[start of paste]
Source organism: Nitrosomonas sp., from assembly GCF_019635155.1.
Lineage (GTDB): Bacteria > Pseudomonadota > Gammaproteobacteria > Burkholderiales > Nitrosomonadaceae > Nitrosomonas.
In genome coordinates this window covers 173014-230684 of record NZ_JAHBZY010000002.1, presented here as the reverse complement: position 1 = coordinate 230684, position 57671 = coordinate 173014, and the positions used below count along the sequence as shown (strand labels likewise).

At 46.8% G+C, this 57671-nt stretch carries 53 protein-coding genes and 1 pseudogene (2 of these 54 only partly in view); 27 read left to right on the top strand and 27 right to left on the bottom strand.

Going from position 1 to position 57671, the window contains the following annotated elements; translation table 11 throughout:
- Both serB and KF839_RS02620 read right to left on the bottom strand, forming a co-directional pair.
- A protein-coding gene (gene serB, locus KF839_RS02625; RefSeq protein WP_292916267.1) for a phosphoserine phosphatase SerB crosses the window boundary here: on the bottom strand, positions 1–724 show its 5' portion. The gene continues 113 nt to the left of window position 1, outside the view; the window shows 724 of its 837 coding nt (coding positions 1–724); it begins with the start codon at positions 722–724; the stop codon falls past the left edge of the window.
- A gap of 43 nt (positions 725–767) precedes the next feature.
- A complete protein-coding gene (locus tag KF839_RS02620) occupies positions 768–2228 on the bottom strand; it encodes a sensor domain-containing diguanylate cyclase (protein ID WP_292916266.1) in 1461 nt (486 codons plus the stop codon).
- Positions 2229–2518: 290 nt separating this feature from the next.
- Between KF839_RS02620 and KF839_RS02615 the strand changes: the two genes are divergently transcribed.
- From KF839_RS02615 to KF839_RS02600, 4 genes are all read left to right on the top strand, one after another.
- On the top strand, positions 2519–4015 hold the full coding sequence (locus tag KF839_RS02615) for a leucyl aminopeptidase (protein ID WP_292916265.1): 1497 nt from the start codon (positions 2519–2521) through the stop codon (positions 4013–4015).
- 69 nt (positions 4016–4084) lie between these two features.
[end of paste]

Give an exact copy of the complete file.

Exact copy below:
Source organism: Nitrosomonas sp., from assembly GCF_019635155.1.
Lineage (GTDB): Bacteria > Pseudomonadota > Gammaproteobacteria > Burkholderiales > Nitrosomonadaceae > Nitrosomonas.
In genome coordinates this window covers 173014-230684 of record NZ_JAHBZY010000002.1, presented here as the reverse complement: position 1 = coordinate 230684, position 57671 = coordinate 173014, and the positions used below count along the sequence as shown (strand labels likewise).

At 46.8% G+C, this 57671-nt stretch carries 53 protein-coding genes and 1 pseudogene (2 of these 54 only partly in view); 27 read left to right on the top strand and 27 right to left on the bottom strand.

Going from position 1 to position 57671, the window contains the following annotated elements; translation table 11 throughout:
- Both serB and KF839_RS02620 read right to left on the bottom strand, forming a co-directional pair.
- A protein-coding gene (gene serB, locus KF839_RS02625; RefSeq protein WP_292916267.1) for a phosphoserine phosphatase SerB crosses the window boundary here: on the bottom strand, positions 1–724 show its 5' portion. The gene continues 113 nt to the left of window position 1, outside the view; the window shows 724 of its 837 coding nt (coding positions 1–724); it begins with the start codon at positions 722–724; the stop codon falls past the left edge of the window.
- A gap of 43 nt (positions 725–767) precedes the next feature.
- A complete protein-coding gene (locus tag KF839_RS02620) occupies positions 768–2228 on the bottom strand; it encodes a sensor domain-containing diguanylate cyclase (protein ID WP_292916266.1) in 1461 nt (486 codons plus the stop codon).
- Positions 2229–2518: 290 nt separating this feature from the next.
- Between KF839_RS02620 and KF839_RS02615 the strand changes: the two genes are divergently transcribed.
- From KF839_RS02615 to KF839_RS02600, 4 genes are all read left to right on the top strand, one after another.
- On the top strand, positions 2519–4015 hold the full coding sequence (locus tag KF839_RS02615) for a leucyl aminopeptidase (protein ID WP_292916265.1): 1497 nt from the start codon (positions 2519–2521) through the stop codon (positions 4013–4015).
- 69 nt (positions 4016–4084) lie between these two features.